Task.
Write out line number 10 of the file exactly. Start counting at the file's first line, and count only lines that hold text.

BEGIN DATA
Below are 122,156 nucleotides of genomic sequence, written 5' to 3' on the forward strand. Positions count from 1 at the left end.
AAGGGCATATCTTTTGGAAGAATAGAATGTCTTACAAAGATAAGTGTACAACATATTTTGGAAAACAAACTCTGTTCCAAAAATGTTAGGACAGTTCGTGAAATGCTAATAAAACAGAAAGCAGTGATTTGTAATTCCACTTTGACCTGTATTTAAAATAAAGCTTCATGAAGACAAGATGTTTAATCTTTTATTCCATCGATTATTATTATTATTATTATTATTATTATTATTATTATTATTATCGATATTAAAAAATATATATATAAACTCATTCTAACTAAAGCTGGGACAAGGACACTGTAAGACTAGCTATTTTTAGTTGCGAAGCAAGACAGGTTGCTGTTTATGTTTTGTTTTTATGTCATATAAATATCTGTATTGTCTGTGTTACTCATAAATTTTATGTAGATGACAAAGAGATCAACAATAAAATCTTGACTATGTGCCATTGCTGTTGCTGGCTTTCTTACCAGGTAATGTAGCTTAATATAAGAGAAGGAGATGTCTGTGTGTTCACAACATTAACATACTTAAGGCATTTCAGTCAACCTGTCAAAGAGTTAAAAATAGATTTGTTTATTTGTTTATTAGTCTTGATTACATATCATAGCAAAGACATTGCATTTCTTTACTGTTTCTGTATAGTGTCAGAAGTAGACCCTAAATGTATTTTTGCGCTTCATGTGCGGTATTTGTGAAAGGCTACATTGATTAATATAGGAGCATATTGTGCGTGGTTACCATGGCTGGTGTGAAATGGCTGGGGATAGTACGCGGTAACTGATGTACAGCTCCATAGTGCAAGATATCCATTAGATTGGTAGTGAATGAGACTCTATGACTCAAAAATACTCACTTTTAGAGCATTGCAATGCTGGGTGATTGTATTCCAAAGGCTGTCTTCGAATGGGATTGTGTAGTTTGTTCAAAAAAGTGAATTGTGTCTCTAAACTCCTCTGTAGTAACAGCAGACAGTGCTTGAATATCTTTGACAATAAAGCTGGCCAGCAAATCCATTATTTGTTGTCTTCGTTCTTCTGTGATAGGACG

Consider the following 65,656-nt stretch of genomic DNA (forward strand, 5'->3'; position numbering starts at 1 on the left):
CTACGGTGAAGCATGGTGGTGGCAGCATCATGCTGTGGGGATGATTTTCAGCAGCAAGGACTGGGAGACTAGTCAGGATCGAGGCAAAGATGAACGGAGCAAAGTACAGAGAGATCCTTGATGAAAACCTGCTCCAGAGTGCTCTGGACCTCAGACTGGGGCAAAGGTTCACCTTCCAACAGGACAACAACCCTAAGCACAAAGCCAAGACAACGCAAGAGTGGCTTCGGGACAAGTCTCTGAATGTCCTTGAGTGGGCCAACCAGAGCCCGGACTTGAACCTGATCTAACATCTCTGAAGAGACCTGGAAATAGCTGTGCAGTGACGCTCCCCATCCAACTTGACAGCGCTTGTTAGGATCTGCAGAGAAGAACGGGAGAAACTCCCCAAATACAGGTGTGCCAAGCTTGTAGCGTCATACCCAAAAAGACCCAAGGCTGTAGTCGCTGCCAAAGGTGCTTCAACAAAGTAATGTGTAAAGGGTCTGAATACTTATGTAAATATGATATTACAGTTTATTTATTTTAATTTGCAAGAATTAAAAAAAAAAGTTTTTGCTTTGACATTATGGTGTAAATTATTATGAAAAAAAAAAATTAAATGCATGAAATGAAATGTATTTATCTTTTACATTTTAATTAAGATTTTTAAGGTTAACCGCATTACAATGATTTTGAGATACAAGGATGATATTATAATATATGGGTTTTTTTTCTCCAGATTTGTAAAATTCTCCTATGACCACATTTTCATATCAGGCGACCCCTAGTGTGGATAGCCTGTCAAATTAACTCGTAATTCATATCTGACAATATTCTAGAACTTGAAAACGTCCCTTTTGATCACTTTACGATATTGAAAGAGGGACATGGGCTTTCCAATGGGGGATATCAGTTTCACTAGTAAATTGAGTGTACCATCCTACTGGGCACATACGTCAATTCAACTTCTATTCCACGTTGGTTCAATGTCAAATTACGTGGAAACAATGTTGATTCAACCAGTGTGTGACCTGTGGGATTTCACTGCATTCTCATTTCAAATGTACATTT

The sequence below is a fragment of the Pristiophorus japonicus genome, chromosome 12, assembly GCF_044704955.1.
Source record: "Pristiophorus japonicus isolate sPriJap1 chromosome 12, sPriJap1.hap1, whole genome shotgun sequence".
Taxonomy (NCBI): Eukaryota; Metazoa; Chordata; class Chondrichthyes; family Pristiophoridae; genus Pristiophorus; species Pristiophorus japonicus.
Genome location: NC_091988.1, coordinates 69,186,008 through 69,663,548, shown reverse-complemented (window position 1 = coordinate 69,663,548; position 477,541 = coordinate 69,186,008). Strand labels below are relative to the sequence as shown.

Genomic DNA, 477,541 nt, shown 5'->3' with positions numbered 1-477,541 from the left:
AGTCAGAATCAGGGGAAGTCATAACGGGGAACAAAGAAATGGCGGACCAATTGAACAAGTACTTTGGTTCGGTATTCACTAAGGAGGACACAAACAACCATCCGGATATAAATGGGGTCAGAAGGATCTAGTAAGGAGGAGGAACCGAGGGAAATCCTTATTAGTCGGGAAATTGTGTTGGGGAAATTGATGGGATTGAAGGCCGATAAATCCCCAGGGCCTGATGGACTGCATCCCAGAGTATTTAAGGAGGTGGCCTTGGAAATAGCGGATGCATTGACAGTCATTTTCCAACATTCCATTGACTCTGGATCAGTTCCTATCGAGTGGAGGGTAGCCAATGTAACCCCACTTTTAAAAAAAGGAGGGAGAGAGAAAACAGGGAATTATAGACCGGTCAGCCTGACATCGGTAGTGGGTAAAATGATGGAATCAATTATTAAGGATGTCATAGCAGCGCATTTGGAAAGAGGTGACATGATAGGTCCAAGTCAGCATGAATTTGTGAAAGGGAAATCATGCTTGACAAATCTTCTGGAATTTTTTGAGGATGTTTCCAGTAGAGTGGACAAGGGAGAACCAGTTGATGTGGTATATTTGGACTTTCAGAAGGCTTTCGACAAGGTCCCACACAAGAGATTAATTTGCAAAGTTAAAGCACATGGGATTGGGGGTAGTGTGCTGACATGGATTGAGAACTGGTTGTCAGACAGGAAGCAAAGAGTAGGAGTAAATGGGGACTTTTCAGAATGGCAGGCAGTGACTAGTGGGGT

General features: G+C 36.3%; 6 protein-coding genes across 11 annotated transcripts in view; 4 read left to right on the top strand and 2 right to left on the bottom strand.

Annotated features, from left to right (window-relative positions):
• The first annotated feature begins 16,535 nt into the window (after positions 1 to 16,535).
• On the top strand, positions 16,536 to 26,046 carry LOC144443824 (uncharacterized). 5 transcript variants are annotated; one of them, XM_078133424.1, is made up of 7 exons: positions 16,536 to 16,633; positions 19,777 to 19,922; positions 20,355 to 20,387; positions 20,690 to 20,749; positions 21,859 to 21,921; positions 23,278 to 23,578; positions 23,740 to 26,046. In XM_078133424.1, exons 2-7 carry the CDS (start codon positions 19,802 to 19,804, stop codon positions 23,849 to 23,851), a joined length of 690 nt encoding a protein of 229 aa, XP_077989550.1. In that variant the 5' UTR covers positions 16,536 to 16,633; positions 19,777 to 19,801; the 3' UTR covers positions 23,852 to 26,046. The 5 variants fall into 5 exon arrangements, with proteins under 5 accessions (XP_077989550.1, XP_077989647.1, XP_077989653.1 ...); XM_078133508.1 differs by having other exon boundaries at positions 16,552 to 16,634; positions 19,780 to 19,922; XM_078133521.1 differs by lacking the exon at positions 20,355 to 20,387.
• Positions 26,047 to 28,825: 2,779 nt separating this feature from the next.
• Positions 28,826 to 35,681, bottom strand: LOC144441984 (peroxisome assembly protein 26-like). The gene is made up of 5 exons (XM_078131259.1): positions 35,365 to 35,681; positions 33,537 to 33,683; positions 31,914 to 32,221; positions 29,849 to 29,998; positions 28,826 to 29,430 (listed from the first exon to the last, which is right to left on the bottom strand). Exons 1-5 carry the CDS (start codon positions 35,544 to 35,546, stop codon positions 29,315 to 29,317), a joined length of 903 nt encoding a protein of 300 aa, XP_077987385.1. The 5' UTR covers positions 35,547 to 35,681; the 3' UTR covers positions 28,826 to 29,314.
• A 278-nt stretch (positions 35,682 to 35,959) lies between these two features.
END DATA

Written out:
AGTCAGAATCAGGGGAAGTCATAACGGGGAACAAAGAAATGGCGGACCAATTGAACAAGTACTTTGGTTCGGTATTCACTAAGGAGGACACAAACAACCATCCGGATATAAATGGGGTCAGAAGGATCTAGTAAGGAGGAGGAACCGAGGGAAATCCTTATTAGTCGGGAAATTGTGTTGGGGAAATTGATGGGATTGAAGGCCGATAAATCCCCAGGGCCTGATGGACTGCATCCCAGAGTATTTAAGGAGGTGGCCTTGGAAATAGCGGATGCATTGACAGTCATTTTCCAACATTCCATTGACTCTGGATCAGTTCCTATCGAGTGGAGGGTAGCCAATGTAACCCCACTTTTAAAAAAAGGAGGGAGAGAGAAAACAGGGAATTATAGACCGGTCAGCCTGACATCGGTAGTGGGTAAAATGATGGAATCAATTATTAAGGATGTCATAGCAGCGCATTTGGAAAGAGGTGACATGATAGGTCCAAGTCAGCATGAATTTGTGAAAGGGAAATCATGCTTGACAAATCTTCTGGAATTTTTTGAGGATGTTTCCAGTAGAGTGGACAAGGGAGAACCAGTTGATGTGGTATATTTGGACTTTCAGAAGGCTTTCGACAAGGTCCCACACAAGAGATTAATTTGCAAAGTTAAAGCACATGGGATTGGGGGTAGTGTGCTGACATGGATTGAGAACTGGTTGTCAGACAGGAAGCAAAGAGTAGGAGTAAATGGGGACTTTTCAGAATGGCAGGCAGTGACTAGTGGGGT